Tips for using the ‘ls’ command in Linux


One of the first commands I learned in Linux was ls. Knowing what’s in a directory where a file on your system resides is important. Being able to see and modify not just some but all of the files is also important.

My first Linux cheat sheet was the One Page Linux Manual, released in 1999 and it became my go-to reference. I taped it over my desk and referred to it often as I explored Linux. Listing files with ls -l is introduced on the first page, at the bottom of the first column.

Later, I would learn other iterations of this most basic command. Through the ls command, I began to learn about the complexity of the Linux file permissions and what was mine and what required root or sudo permission to change. I became very comfortable on the command line over time, and while I still use ls -l to find files in the directory, I frequently use ls -al so I can see hidden files that might need to be changed, like configuration files.

According to an article by Eric Fischer about the ls command in the Linux Documentation Project, the command’s roots go back to the listf command on MIT’s Compatible Time Sharing System in 1961. When CTSS was replaced by Multics, the command became list, with switches like list -all. According to Wikipedia, ls appeared in the original version of AT&T Unix. The ls command we use today on Linux systems comes from the GNU Core Utilities.

Most of the time, I use only a couple of iterations of the command. Looking inside a directory with ls or ls -al is how I generally use the command, but there are many other options that you should be familiar with.

$ ls -l provides a simple list of the directory:

Using the man pages of my Linux Mint system, I find that there are many other options to ls, all of which provide interesting and useful information about the Linux file system. By entering man ls at the command prompt, we can begin to explore some of the other options:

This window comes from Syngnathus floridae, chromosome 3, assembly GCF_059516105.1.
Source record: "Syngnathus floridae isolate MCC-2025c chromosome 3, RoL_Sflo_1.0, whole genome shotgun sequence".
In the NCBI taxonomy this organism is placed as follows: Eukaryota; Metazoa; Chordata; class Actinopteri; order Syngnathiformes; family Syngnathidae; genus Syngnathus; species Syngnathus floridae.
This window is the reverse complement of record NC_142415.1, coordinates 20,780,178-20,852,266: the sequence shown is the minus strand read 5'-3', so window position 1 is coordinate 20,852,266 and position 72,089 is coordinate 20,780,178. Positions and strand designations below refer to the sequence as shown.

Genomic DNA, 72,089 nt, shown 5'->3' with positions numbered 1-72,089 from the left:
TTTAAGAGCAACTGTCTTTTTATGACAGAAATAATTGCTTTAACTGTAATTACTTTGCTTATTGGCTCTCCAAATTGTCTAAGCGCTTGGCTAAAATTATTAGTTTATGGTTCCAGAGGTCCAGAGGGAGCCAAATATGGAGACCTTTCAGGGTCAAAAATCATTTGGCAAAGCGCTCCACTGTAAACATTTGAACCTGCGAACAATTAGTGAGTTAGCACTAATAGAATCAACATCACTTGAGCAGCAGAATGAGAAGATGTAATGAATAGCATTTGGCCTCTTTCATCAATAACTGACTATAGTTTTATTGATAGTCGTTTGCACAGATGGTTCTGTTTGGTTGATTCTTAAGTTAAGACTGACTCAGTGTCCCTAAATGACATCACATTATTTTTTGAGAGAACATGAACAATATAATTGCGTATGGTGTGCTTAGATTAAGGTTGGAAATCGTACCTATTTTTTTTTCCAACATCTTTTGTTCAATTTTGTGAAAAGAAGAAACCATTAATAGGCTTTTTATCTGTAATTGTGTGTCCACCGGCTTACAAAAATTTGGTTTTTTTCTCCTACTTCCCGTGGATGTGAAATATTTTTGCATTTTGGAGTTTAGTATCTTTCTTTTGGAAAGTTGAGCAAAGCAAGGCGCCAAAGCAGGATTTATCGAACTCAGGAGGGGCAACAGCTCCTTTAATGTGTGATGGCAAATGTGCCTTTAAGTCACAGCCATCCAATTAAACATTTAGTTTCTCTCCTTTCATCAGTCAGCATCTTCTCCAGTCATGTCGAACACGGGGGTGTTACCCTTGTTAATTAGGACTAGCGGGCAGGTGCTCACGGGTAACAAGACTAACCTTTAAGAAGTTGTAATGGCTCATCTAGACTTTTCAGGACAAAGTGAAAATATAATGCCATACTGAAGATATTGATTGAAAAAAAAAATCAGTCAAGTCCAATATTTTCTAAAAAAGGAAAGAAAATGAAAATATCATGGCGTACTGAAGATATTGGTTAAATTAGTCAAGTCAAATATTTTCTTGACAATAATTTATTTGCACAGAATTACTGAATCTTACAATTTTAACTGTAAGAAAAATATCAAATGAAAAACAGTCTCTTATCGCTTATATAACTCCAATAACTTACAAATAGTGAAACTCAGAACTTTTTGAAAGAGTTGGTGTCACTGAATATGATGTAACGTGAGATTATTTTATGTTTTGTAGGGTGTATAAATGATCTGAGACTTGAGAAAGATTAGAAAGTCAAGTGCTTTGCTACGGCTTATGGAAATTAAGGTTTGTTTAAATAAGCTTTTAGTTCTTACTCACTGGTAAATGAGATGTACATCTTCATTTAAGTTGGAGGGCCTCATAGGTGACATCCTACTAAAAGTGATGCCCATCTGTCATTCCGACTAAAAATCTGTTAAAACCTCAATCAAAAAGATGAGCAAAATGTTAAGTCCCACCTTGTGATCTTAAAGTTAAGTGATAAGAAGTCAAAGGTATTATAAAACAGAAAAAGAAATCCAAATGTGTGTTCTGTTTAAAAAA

To sort the directory by file sizes, use ls -lS:

To list the contents in reverse order, use ls -lr:

List the contents in reverse order with $ ls -lr:

To list contents by columns, use ls -c:

ls -al provides a list of all the files in the same directory:

Here are some additional options that I find useful and interesting:

  • List only the .txt files in the directory: ls *.txt
  • List by file size: ls -s
  • Sort by time and date: ls -d
  • Sort by extension: ls -X
  • Sort by file size: ls -S
  • Long format with file size: ls -ls
  • List only the .txt files in a directory: ls *.txt

To generate a directory list in the specified format and send it to a file for later viewing, enter ls -al > mydirectorylist. Finally, one of the more exotic commands I found is ls -R, which provides a recursive list of all the directories on your computer and their contents.

For a complete list of the all the iterations of the ls command, refer to the GNU Core Utilities.

This work is licensed under a Creative Commons Attribution-Share Alike 4.0 International License.